Why use bullets when you have crayons?
Identity politics can take an exclusionary or even predatory form, but can they also be more progressive and emancipatory?
Black lives in Brazil are devalued and subject to violence on a horrific scale.
After colonisation, dispossession and decades of military violence, indigenous women in Guatemala are closing in on justice at last.
Pioneering chefs from Bolivia to Brazil are stepping out of the kitchen and into public service. The 'social gastronomy' movement uses food to create jobs, prevent violence and boost economies.
Race has long been a taboo subject in Brazil. With the March 14 killing of the black Rio politician Marielle Franco, any myth of the country as a 'racial democracy' has been broken wide open.
Bolivia's populist leader has been in office for 12 years. He's a thorn in the US's side and an ally of the late Hugo Chávez. Now he's running for a fourth term. But that doesn't make him a dictator.
Nearly 300 community organizers and activists have been killed in Colombia since the country's 2016 peace accord. Who's behind these targeted assassinations?
After a fire killed 66 inmates at a Venezuelan jail in March, news stories portrayed the country's prisons as lawless. The real backstory of this deadly riot is more complex — and maybe a bit scarier.
On March 24, 1980, an outspoken Salvadoran bishop was murdered after decrying his country's military regime. Thirty-eight years and one civil war later, Pope Francis is set to declare him a saint.
A former FARC rebel commander-turned- presidential candidate has withdrawn from Colombia's 2018 election. Despite increased violence, the peace accord he signed will probably survive this setback.
Not all earthquakes are made equal. A new study on the 2017 quake that killed 300 in Mexico City finds that both its location and cause were unusual — but seismologists say another strike is possible.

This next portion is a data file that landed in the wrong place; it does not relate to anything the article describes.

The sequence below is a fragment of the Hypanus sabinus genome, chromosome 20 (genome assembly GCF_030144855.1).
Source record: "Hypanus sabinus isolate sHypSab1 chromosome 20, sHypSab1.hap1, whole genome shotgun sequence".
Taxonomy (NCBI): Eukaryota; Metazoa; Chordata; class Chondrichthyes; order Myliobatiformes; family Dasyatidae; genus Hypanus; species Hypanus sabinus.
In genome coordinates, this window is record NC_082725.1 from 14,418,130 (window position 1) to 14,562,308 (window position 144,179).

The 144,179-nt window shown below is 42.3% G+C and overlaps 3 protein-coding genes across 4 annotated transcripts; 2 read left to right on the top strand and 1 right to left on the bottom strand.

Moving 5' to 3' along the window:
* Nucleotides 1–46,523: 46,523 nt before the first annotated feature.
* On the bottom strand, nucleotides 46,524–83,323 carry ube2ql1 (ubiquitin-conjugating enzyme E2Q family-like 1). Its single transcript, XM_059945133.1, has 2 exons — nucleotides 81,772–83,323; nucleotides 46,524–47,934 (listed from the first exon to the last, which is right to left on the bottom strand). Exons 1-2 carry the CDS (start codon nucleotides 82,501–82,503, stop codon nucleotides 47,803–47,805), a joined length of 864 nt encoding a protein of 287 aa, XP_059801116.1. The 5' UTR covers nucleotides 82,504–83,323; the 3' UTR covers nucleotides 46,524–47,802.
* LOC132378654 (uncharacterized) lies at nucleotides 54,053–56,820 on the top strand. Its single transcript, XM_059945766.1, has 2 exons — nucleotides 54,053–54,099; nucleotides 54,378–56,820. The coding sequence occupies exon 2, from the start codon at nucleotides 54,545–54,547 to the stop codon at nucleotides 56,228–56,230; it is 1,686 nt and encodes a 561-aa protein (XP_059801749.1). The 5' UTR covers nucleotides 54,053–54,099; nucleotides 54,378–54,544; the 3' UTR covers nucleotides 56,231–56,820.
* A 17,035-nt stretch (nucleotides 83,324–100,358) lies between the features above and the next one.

New research on Latin America's four recent female presidents disproves the idea that merely putting a woman in power will improve gender equality.
Intimate partner violence has tremendous negative consequences for women, their families and societies, yet it have not received the political attention it should.
The admired US ambassador to Mexico is resigning, even as the two countries spat over trade, immigration and Trump's tweets. Can this critical diplomatic relationship survive yet another problem?
In many Mexican cities, water is treated as a political bargaining chip – a favor that public officials can trade for votes, bribes or power.
Thousands of dirt roads crisscross the Brazilian Amazon, serving ranchers, loggers and miners. The area's fragile waterways — and the spectacular fish that live in them — pay a high price.
Exactly 234,966 people have died in Mexico's 11-year drug war. Now the government wants to deploy soldiers to criminal hot spots, a move many fear will just increase violence and weaken the police.
Since 2000, 8.8 million Brazilians have been displaced by disaster, development and crime, new data shows. Now Venezuelan migrants are pouring into the country. Still, Brazil has no real refugee plan.
Can South America's biggest democracy run properly with a broken, corrupt political class seemingly unable to reform?